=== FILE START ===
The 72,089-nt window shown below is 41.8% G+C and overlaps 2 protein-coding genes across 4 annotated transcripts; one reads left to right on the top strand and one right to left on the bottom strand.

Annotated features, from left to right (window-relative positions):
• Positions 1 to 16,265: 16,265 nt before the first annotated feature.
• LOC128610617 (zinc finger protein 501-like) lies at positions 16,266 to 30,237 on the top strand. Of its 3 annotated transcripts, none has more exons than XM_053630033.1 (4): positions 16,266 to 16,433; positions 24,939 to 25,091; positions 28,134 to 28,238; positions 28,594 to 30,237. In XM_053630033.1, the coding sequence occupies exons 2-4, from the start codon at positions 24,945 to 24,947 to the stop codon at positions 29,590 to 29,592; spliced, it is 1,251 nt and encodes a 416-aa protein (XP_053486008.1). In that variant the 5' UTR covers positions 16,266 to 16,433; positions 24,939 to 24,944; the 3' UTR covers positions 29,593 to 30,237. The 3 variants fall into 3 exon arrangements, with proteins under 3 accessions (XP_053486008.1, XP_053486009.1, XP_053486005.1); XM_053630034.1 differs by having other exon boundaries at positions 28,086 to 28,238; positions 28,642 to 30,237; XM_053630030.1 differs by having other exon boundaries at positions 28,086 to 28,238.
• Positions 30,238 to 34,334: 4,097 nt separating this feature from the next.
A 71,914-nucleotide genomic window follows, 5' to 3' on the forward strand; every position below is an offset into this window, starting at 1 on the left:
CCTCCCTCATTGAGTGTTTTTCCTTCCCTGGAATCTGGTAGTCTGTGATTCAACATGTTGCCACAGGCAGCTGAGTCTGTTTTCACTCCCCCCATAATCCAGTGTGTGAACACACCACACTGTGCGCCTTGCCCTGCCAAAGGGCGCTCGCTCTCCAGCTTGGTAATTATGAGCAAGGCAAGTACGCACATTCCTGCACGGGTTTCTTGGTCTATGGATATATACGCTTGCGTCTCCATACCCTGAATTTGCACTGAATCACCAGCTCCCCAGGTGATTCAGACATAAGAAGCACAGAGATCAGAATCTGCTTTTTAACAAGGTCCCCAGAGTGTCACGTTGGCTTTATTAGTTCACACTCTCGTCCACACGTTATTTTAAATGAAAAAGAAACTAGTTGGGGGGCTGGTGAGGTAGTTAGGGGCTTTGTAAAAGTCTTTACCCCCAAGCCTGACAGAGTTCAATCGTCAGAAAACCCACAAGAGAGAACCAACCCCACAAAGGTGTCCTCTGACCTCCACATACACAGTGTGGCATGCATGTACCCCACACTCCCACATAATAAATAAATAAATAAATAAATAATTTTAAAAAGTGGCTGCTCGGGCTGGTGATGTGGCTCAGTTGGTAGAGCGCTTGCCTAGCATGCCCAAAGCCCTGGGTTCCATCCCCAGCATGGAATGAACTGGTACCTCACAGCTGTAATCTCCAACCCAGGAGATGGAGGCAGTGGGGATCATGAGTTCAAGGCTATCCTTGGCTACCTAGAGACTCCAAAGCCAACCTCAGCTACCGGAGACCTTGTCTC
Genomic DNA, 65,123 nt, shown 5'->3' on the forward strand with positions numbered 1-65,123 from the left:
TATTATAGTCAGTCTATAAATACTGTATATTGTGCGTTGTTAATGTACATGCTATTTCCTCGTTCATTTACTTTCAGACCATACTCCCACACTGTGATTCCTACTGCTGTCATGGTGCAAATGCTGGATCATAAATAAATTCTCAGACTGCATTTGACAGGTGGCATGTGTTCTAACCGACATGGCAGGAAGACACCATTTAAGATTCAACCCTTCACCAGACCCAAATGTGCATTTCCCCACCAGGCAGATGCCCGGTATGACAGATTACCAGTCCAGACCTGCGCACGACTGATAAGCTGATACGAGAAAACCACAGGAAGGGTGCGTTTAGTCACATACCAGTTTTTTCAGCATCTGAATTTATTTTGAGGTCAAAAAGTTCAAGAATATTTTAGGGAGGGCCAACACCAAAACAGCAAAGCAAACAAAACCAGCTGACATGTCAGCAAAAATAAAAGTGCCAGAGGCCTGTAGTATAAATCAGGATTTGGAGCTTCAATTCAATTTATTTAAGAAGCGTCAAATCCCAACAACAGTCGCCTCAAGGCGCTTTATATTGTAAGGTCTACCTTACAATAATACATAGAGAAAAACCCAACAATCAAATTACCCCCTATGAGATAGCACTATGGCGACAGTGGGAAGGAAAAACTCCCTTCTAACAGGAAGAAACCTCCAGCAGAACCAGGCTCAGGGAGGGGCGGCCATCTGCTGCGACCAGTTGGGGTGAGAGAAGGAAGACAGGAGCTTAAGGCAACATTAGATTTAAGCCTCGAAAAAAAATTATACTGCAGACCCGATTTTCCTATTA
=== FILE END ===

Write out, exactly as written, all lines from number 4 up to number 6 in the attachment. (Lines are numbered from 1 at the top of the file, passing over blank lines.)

• LOC128610617 (zinc finger protein 501-like) lies at positions 16,266 to 30,237 on the top strand. Of its 3 annotated transcripts, none has more exons than XM_053630033.1 (4): positions 16,266 to 16,433; positions 24,939 to 25,091; positions 28,134 to 28,238; positions 28,594 to 30,237. In XM_053630033.1, the coding sequence occupies exons 2-4, from the start codon at positions 24,945 to 24,947 to the stop codon at positions 29,590 to 29,592; spliced, it is 1,251 nt and encodes a 416-aa protein (XP_053486008.1). In that variant the 5' UTR covers positions 16,266 to 16,433; positions 24,939 to 24,944; the 3' UTR covers positions 29,593 to 30,237. The 3 variants fall into 3 exon arrangements, with proteins under 3 accessions (XP_053486008.1, XP_053486009.1, XP_053486005.1); XM_053630034.1 differs by having other exon boundaries at positions 28,086 to 28,238; positions 28,642 to 30,237; XM_053630030.1 differs by having other exon boundaries at positions 28,086 to 28,238.
• Positions 30,238 to 34,334: 4,097 nt separating this feature from the next.
A 71,914-nucleotide genomic window follows, 5' to 3' on the forward strand; every position below is an offset into this window, starting at 1 on the left: